The Michigan Daily
Vol. LXXXVI, No. 69-S Ann Arbor, Michigan-Tuesday, August 17, 1976 Ten Cents Twelve Pages
Black gangs hit Cobo Hall
DETROIT (UPI) - Gangs of black
youths terrorized rock fans in down-
town Detroit Sunday night, forcing their
way into a concert at Cobo Hall and
beating and robbing members of the
The violence then spread outside,
where at least one woman was raped
repeatedly on a sidewalk, several per-
sons were assaulted and robbed and
two stores were broken into.
FORTY-SEVEN youths, six of them
juveniles, were arrested and jailed on
charges ranging from larcency to arm-
In response to the incident, Deputy
Mayor William Beckham Jr., speaking
for vacationing Mayor Coleman Young,
announced yesterday that the city would
call back 450 laid-off police officers.
"We're going to take the city back-
beginning now," he said.
ACCORDING TO Beckham, most of
the officers being called back to duty
will be assigned to combat the gang
violence and get the prostitutes and their
pimps off the street. Only a few, he
said, will be assigned to precinct duty.
A 10 p.m. curfew already in effect for
juveniles will be vigorously enforced,
The trouble began at about 8 p.m.
Sunday when about 200 youths stormed
the doors at Cobo Hall and forced their
way into the concert by the "Kool and
the Gang" and the "Average White
THE YOUTHS, identified by witnesses
as members of black East Side gangs
known as the Black Killers and Errol
Flynns, beat people in the audience
with chairs and robbed them.
Officers did not intervene until the vio-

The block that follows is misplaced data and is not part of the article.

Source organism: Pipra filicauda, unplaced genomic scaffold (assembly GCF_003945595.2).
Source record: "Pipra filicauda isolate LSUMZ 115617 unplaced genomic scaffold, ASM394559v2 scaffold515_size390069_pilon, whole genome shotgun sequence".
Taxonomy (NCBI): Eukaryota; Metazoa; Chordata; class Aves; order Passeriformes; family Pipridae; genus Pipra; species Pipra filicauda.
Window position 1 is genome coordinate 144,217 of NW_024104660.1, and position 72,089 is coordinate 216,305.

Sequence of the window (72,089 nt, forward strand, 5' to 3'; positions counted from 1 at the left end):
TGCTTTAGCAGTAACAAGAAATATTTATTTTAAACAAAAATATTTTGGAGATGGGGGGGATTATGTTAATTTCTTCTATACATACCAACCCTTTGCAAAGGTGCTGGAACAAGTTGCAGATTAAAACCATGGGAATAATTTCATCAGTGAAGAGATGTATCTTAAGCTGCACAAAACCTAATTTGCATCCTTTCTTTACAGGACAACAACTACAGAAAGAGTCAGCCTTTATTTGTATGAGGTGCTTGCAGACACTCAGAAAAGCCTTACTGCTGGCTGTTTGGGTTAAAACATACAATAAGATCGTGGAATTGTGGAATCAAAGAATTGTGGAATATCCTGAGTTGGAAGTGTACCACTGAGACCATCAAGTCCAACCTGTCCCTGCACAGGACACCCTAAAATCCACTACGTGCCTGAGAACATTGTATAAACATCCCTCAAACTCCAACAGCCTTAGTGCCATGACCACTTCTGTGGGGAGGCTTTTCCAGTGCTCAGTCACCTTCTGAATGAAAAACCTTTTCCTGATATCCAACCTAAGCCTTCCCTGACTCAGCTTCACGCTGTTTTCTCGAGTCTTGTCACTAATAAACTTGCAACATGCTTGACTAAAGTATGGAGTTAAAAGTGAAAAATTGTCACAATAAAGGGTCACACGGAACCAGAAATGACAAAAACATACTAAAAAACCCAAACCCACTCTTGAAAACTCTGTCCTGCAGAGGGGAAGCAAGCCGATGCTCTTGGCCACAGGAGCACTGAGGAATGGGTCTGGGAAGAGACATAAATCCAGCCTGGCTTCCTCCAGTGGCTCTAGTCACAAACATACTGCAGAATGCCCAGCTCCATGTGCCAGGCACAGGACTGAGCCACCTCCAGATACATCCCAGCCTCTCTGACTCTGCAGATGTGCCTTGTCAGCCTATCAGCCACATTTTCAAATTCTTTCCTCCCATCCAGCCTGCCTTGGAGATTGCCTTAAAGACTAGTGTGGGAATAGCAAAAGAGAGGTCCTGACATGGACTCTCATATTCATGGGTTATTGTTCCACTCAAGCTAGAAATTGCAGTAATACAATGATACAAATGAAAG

lence spilled onto the streets, a police
spokesperson said, because Cobo Hall's
security detail did not ask for their as-
ONE WITNESS complained there
were "nowhere near enough security
guards" around during the concert.
Nash said several assaults were re-
See GANGS, Page 5
Ford 3 votes from win
By staff and NP
KANSAS CITY, Mo.-Republicans staged the ceremonial open-
ing of their 31st National Convention last night, their keynote
speaker denouncing Democrats for "rattling the dusty old skele-
tons of Watergate" while President Ford and Ronald Reagan
corted delegates and matched strategies in the closest presidential
contest of the times.
Ford's strength totunted to within three votes of a nominating
majority in The AP count of delegate commitments and publicly
A PROCESSION of speakers paraded to the plitform at the
sweltering convention hall, figures from the Republican past,
would-be leaders of the Republican future. Their vows of victory
and calls for unity were a fragile facade for the struggle that
raged on in the political trenches.
At times, it showed through. Rival rooting sections, in the
stands and on the floor, matched chants of "We Want Ford" and
"We Want Reagan."
Rockefeller, Goldwater, Landon, the leaders and losers of
campaigns past, marched to the rostrum in turn.
BUT '1TE STAR of the show was keynote speaker and 'tennes-
seT Senator Howard Baker, who last night blasted tite Democatic
Party for being the party of big government and for what he called
its failure to trust the people.